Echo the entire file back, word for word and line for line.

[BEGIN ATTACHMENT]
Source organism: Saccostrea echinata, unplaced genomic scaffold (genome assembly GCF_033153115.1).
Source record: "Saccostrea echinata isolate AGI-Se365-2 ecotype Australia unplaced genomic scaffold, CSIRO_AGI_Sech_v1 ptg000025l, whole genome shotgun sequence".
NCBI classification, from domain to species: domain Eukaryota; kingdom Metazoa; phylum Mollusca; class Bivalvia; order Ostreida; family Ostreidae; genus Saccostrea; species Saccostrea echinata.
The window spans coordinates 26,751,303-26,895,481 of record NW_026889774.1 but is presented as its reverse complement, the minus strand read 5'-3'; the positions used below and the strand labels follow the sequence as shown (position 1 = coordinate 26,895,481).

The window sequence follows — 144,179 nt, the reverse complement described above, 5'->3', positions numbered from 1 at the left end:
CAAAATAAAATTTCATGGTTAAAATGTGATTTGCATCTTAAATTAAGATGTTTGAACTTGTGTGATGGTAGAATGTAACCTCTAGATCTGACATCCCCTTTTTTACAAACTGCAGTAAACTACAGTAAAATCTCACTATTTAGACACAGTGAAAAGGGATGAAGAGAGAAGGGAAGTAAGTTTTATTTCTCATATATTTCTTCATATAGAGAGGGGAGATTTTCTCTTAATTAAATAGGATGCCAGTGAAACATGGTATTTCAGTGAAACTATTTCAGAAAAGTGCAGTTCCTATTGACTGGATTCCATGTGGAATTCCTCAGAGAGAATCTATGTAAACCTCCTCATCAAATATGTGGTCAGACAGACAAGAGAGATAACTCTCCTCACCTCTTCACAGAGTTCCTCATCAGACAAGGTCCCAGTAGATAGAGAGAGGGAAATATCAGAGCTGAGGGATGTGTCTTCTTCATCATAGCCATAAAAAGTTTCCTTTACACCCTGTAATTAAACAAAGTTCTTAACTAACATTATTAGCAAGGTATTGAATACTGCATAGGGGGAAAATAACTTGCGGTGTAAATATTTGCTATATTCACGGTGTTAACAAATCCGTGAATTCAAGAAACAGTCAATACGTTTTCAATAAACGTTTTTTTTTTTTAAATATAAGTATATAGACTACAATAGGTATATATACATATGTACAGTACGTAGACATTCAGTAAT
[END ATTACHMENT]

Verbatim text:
Source organism: Saccostrea echinata, unplaced genomic scaffold (genome assembly GCF_033153115.1).
Source record: "Saccostrea echinata isolate AGI-Se365-2 ecotype Australia unplaced genomic scaffold, CSIRO_AGI_Sech_v1 ptg000025l, whole genome shotgun sequence".
NCBI classification, from domain to species: domain Eukaryota; kingdom Metazoa; phylum Mollusca; class Bivalvia; order Ostreida; family Ostreidae; genus Saccostrea; species Saccostrea echinata.
The window spans coordinates 26,751,303-26,895,481 of record NW_026889774.1 but is presented as its reverse complement, the minus strand read 5'-3'; the positions used below and the strand labels follow the sequence as shown (position 1 = coordinate 26,895,481).

The window sequence follows — 144,179 nt, the reverse complement described above, 5'->3', positions numbered from 1 at the left end:
CAAAATAAAATTTCATGGTTAAAATGTGATTTGCATCTTAAATTAAGATGTTTGAACTTGTGTGATGGTAGAATGTAACCTCTAGATCTGACATCCCCTTTTTTACAAACTGCAGTAAACTACAGTAAAATCTCACTATTTAGACACAGTGAAAAGGGATGAAGAGAGAAGGGAAGTAAGTTTTATTTCTCATATATTTCTTCATATAGAGAGGGGAGATTTTCTCTTAATTAAATAGGATGCCAGTGAAACATGGTATTTCAGTGAAACTATTTCAGAAAAGTGCAGTTCCTATTGACTGGATTCCATGTGGAATTCCTCAGAGAGAATCTATGTAAACCTCCTCATCAAATATGTGGTCAGACAGACAAGAGAGATAACTCTCCTCACCTCTTCACAGAGTTCCTCATCAGACAAGGTCCCAGTAGATAGAGAGAGGGAAATATCAGAGCTGAGGGATGTGTCTTCTTCATCATAGCCATAAAAAGTTTCCTTTACACCCTGTAATTAAACAAAGTTCTTAACTAACATTATTAGCAAGGTATTGAATACTGCATAGGGGGAAAATAACTTGCGGTGTAAATATTTGCTATATTCACGGTGTTAACAAATCCGTGAATTCAAGAAACAGTCAATACGTTTTCAATAAACGTTTTTTTTTTTTAAATATAAGTATATAGACTACAATAGGTATATATACATATGTACAGTACGTAGACATTCAGTAAT